Since our first international participation 5 years ago, it’s become increasingly vital for us also to inspire other nations for the Moonbuggy Race. The Moonbuggy has a great future if it goes multinational. Nothing is as self-evident as to do this in Russia, Europe’s strongest space nation. Our nations, US – Germany – Russia, have a common historic core. This is where space exploration began. German engineers were also working in Russia on the rockets for Sputnik and Gagarin – like the ‘Von Braun-Team’ in Huntsville. That’s why we drove ten thousands of kilometers through Russia with the students and their Moonbuggy. There were already two races in Russia and a number of talks. The word ‘Moonbuggy’ – or subtly adapted, ‘lunar buggy’ – is now part of the Russian vocabulary. Now we’re having a little break from the Russian roads, as they couldn’t be worse on the Moon. Man and machine did their best during this east-bound roadshow – they’re well prepared now!


Photo 2: russianstreets


It is therefore with great pleasure that I’m presenting two Russian teams in 2011, this special year. One team is driving under our support. Another team initially trained with us, but now want to be in competition. We’re really excited.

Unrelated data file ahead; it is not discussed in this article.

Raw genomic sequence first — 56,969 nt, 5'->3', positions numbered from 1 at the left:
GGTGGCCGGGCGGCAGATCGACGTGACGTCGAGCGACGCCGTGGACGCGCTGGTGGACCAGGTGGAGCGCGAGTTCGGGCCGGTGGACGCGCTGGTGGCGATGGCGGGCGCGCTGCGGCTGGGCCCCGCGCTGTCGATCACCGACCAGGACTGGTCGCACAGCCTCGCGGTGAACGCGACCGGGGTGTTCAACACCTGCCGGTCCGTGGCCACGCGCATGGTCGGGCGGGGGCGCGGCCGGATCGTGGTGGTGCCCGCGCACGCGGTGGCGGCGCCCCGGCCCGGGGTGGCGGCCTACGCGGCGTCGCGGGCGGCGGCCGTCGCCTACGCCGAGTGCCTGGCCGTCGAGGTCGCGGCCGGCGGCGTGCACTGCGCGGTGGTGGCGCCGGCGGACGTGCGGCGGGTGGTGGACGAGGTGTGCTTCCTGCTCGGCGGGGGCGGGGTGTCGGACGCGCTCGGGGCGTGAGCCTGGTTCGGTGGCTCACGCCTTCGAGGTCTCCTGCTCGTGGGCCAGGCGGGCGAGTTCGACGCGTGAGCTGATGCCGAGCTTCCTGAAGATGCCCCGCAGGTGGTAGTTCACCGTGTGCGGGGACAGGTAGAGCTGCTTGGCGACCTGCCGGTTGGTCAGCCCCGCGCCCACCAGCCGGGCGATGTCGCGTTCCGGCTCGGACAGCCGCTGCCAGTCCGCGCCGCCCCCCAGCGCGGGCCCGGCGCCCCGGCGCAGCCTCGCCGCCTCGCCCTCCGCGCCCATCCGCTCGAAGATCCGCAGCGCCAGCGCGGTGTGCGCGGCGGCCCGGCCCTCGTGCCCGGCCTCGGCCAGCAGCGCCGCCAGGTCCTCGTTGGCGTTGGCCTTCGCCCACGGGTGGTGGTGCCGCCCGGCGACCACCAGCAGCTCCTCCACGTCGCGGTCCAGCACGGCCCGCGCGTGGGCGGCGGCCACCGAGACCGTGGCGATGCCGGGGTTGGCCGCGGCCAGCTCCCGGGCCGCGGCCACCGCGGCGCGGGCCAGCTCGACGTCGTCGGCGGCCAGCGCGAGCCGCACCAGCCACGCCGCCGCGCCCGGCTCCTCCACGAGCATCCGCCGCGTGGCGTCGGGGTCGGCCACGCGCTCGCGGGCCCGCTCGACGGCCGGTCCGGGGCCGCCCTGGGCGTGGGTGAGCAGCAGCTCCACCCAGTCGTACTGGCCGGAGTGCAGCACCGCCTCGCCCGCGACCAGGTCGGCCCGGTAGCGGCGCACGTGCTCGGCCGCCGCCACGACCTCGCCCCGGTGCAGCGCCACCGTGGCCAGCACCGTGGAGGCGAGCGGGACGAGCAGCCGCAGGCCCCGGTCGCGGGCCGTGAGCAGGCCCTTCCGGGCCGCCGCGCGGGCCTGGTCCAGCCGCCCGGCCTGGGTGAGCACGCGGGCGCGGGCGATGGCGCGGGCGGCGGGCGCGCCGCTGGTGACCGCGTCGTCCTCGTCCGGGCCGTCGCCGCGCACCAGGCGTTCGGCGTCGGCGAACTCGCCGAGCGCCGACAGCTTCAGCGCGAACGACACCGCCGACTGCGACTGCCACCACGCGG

Photo 3: MoscowMoonbuggy


A big respect goes to the first team from Africa. 3 years long we supported a school on Kenya and showed them a Moonbuggy. 1200 students in Kilifi near Mombasa ware excited. But there is no electrical power, no water and no toilett and a very slow internet. First we built a restroom for all. So it is a great surprice to know a team from Ethopia at the Moonbuggy Race. Welcome Africa!


Photo 4: Kenya-spaceeducation


Why there is so much enthusiasm this year, I’d like to explain too. Just like in America, Russia celebrates 40 Years of the Lunar Rover. ‘Lunokhod 1’ was an automatic rover that landed on the Moon even a bit earlier than LRV. It took 20,000 photographs, 200 films and covered around 7 miles on the Moon. We visited Lunokhod with our Moonbuggy and we can bring along its chief designer and telemetry pilot. In addition to that, April 12th, only 10 days after the Moonbuggy Race 2011 will be a double anniversary again: That’s 30 years Space Shuttle and 50 years Gagarin’s flight. Both are firsts and ground-breaking achievements. They’re based on excellence, integrity and team spirit. I’m convinced this is what you’ll all be bringing to the race.


Give your best!


Photo 4: Lunokhod-Moonbuggy




Russian Team TV:

German Team TV:

Moonbuggy preparations in photos:





По русский



translated by Regina Peldszus, space hability designerin, Kingston University London